Archive for the ‘Supreme Court’ Category

Advice to the Rowe v. Wade hyperventilators: chill out.

September 12, 2018

Judge Kavanaugh’s hearings were loaded with predictable content:

Dem senators used their air time to warn (again) that Rowe v. Wade would be repealed and abortions would be outlawed.

Really?

First, I doubt that a sweeping case will ever reach the SCOTUS. 

Pro-choicers — about half the country — are zealous to their cause.

The other half — pro-lifers — have largely accepted the world as it is … just nibbling at the margins against late-term and partial-birth abortions and tax-payer funding … not angling for “outlawing”.

Second, even in the very unlikely case that RvW were overturned, it wouldn’t eliminate access to abortions.

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Here’s why…

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Is Rowe vs. Wade a winning hand for Dems?

September 11, 2018

Resisting Judge Kavanaugh’s appointment to the SCOTUS, Dems are warning that Rowe vs, Wade will be repealed and abortions will become illegal.

Putting personal views aside, the strategy is a bit of a head-scratcher for me.

While the issue riles the base (I guess) and motivates protest marches by passionate pro-choice advocates, it’s not apparent to me that it’s a winning political issue.

It’s true — based on Pew data — that when given a binary choice between  overturning RvW or keeping it as is, about 2/3’s of respondents are against overturning.

That says it’s a winning issue, right?

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But, the political case isn’t nearly so clear when drilling down on the numbers …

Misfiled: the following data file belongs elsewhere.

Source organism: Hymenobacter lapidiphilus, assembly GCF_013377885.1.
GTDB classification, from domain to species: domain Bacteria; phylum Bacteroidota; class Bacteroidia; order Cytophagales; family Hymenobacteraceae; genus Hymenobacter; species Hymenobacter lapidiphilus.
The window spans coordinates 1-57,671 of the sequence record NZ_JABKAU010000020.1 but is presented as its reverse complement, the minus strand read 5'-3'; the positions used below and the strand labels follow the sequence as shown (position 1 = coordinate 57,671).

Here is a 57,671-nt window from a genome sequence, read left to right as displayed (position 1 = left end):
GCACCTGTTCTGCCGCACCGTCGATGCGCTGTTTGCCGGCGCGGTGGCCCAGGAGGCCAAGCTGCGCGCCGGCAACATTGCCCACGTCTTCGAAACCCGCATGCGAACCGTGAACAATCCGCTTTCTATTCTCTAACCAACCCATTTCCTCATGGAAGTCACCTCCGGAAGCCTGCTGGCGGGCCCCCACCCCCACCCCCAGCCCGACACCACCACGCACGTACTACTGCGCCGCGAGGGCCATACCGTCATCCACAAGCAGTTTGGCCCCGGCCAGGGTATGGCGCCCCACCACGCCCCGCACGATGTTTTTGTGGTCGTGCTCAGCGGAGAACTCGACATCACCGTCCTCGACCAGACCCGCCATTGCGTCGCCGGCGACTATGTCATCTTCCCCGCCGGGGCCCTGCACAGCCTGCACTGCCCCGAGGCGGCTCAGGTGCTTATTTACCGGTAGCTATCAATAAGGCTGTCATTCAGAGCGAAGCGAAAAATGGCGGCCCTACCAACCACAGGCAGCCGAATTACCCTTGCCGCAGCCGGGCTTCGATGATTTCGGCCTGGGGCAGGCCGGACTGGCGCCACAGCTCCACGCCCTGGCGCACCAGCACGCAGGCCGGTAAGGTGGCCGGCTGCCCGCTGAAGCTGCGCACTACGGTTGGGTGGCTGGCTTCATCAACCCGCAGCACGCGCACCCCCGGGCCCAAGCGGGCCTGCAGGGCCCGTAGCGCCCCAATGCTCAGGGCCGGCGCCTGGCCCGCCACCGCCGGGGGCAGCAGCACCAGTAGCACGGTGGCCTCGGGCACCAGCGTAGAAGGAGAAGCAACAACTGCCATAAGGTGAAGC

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Correct awareness?

2 in 3 respondents identify RvW as something to do with abortion (chart above) … but of those who do, the vast majority believe (or are led to believe) that that repeal would, by definition outlaw all abortions.

Not the case, it would simply push abortion rights back down to the state-level. (More on that in a subsequent post).

According to Pew, less than half of respondents under 30 even associate RvW as relating to abortion.

Really?

And, that’s despite a similar lathering-up operation when Justice Gorsuch was under consideration.

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Critical Issue?

Pew also finds that only 18% of the total population consider abortion rights to be a critical issue.

53% say that abortion is “not that important” of an issue.

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And, of those who think that abortion rights are a critical issue, by a margin of 4 to 1, the preference is to overturn RvW.

In other words, most of the support for not over-tuning is among folks for whom the issue is not important.

So, politically speaking,  it’s not obvious to me, why the Dems would choose to showcase the issue …

Maybe it’s only important when it’s important … when folks are led to believe that the law will change and abortion will be outlawed.

More on that tomorrow.

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Tonite: Trump’s SCOTUS pick

July 9, 2018

Regardless, the end of “legislating from the bench” … at least for a couple of decades
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Tonight, President Trump will announce his nomination for the Supreme Court.

The left is understandably in panic mode … but, in my opinion, for the wrong reasons.

News reports say that Trump has narrowed the field to 4 candidates.

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Here’s my rundown … and my grand conclusion…

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Thank you, Senator Harry Reid

June 29, 2018

The perils of being “too cute by half”
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Big week for the Supreme Court … leaves liberals in panic mode … and conservatives doing an end zone dance.

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First, Trump’s travel ban (version 3.0) was ruled to be within the Presidential authority to secure the nation.

Then, a  ruling that merchants need not violate their religious beliefs to serve everybody.  (The Red Hen Restaurant should be happy about that).